• Short Summary

    Portuguese President, Antonio Ramalho Eanes, joined his armed forces in the central Portuguese town of Tomar on November 25, to celebrate the seventh anniversary of the counter-coup staged by the military in 1975.

  • Description

    1.
    SV PULL BACK TO GV President Antonio Ramalho Eanes greeted by Portuguese generals at military headquarters at Tomar.
    0.08

    2.
    SV Soldiers present arms.
    0.26

    3.
    GV PAN Military chiefs on podium.
    0.40

    4.
    SV & GV President Eanes inspecting troops. (2 SHOTS)
    1.02

    5.
    SV PULL BACK TO GV Defence Minister Diogo Freitas Do Amaral and Chief of Staff of Armed Forces General Nuno Melo Egidio.
    1.07

    6.
    CU General Egidio speaking (Portuguese SOT)
    1.27

    7.
    GV March past by flag bearers.
    1.35

    8.
    SV PULL BACK TO GV President Eanes flanked by Prime Minister Francisco Pinto Baleemao watching march past. (2 SHOTS)
    2.10




    Initials AL/JRS





    Script is copyright Reuters Limited. All rights reserved

    Background: Portuguese President, Antonio Ramalho Eanes, joined his armed forces in the central Portuguese town of Tomar on November 25, to celebrate the seventh anniversary of the counter-coup staged by the military in 1975. The counter-coup, against pro-communists, paved the way for Portugal's parliamentary democracy. It also paved the way for the coming to power of President Eanes. He was among the guests who inspected a guard of honour at Tomar and watched a military parade. Defence Minister, Diogo Freitas Do Amaral, and Chief of Staff of Armed Forces, General Nuno Melo Egidio, also attended the ceremony. General Egidio addressed the guests and military despite the pouring rain. He said the Portuguese armed forces accepted a natural subordination to civilian power but he urged political leaders to be careful not to provoke the military. This was the first time the anniversary had been celebrated since the revision of the Revolutionary Constitution last year - a constitution which ended the military's right to a political voice. A new defence law, vetoed by the President because it would introduce major changes in the military, has been approved by Parliament. Formerly the military, virtually an independent state within a state, had the final say in the country's government.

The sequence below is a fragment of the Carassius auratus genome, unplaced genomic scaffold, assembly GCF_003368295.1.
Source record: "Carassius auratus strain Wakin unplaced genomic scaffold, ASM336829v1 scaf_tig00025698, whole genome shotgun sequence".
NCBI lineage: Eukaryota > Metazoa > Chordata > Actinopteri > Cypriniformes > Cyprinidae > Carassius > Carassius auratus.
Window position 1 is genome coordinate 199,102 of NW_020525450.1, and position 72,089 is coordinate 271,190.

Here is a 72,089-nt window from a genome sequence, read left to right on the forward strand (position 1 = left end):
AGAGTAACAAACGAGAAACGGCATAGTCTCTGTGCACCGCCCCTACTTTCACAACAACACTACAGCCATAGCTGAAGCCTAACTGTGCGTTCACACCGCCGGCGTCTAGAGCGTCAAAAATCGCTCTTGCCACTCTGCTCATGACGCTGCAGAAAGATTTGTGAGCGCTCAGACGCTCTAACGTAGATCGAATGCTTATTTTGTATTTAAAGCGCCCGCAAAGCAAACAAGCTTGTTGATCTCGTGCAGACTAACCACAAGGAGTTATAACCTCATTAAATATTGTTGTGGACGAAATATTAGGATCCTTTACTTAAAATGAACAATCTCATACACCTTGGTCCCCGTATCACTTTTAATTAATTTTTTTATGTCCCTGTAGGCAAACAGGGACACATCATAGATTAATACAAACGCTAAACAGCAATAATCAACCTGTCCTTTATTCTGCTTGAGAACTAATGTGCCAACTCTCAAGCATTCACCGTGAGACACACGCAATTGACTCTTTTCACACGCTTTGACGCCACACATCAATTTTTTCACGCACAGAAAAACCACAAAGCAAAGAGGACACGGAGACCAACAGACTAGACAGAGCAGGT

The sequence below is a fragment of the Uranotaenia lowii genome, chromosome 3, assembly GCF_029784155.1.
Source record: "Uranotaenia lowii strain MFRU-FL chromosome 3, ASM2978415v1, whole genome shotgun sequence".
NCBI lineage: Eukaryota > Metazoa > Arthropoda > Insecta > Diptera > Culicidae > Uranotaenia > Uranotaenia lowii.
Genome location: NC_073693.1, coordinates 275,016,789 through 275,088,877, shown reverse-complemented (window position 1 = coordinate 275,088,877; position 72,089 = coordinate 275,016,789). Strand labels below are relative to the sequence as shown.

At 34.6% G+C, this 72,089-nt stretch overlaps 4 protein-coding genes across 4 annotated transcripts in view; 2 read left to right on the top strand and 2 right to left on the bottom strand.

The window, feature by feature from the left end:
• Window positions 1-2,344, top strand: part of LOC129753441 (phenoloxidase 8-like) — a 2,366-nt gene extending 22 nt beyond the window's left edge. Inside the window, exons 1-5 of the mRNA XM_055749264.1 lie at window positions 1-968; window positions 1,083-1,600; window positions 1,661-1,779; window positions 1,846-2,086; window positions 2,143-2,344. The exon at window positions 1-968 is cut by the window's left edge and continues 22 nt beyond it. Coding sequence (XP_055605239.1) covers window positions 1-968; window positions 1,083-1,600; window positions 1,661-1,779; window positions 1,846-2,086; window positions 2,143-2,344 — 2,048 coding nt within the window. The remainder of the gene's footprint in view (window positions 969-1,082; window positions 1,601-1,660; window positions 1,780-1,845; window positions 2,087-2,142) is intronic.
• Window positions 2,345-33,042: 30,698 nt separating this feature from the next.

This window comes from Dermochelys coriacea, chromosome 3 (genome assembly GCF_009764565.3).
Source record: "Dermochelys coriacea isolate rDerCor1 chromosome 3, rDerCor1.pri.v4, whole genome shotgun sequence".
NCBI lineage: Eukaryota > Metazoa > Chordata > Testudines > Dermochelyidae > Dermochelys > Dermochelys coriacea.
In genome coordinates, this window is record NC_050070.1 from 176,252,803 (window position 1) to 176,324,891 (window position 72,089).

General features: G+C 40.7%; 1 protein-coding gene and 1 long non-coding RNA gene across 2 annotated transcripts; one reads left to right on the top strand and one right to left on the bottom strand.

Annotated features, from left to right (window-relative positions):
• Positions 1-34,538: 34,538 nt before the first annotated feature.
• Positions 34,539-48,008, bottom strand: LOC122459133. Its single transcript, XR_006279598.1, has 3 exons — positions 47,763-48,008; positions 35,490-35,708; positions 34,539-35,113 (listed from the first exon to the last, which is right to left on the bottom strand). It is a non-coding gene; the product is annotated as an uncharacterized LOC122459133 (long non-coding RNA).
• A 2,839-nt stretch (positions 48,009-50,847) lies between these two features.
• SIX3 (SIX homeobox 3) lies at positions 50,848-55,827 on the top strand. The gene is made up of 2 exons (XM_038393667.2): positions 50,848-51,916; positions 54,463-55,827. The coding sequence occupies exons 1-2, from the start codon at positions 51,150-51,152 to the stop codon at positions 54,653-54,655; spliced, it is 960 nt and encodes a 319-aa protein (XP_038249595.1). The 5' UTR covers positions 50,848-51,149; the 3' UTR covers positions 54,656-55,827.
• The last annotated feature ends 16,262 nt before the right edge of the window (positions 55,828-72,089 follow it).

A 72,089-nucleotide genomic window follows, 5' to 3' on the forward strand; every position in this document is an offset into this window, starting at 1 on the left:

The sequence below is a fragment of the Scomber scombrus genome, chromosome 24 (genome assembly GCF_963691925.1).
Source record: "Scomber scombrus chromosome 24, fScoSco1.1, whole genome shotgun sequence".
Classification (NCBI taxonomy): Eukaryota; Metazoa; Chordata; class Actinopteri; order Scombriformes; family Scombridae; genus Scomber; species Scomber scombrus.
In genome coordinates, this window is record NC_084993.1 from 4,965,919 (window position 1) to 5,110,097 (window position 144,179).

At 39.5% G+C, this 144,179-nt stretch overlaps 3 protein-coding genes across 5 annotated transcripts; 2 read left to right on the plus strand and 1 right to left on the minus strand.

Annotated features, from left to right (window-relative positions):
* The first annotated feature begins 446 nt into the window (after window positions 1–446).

• Tags

  • Data

    Film ID:
    VLVA77MFM1UXP614UY61DLM3KNP4
    Media URN:
    VLVA77MFM1UXP614UY61DLM3KNP4
    Group:
    Reuters - Including Visnews
    Archive:
    Reuters
    Issue Date:
    26/11/1982
    Sound:
    Unknown
    HD Format:
    Available on request
    Stock:
    Colour
    Duration:
    00:02:10:00
    Time in/Out:
    /
    Canister:
    N/A

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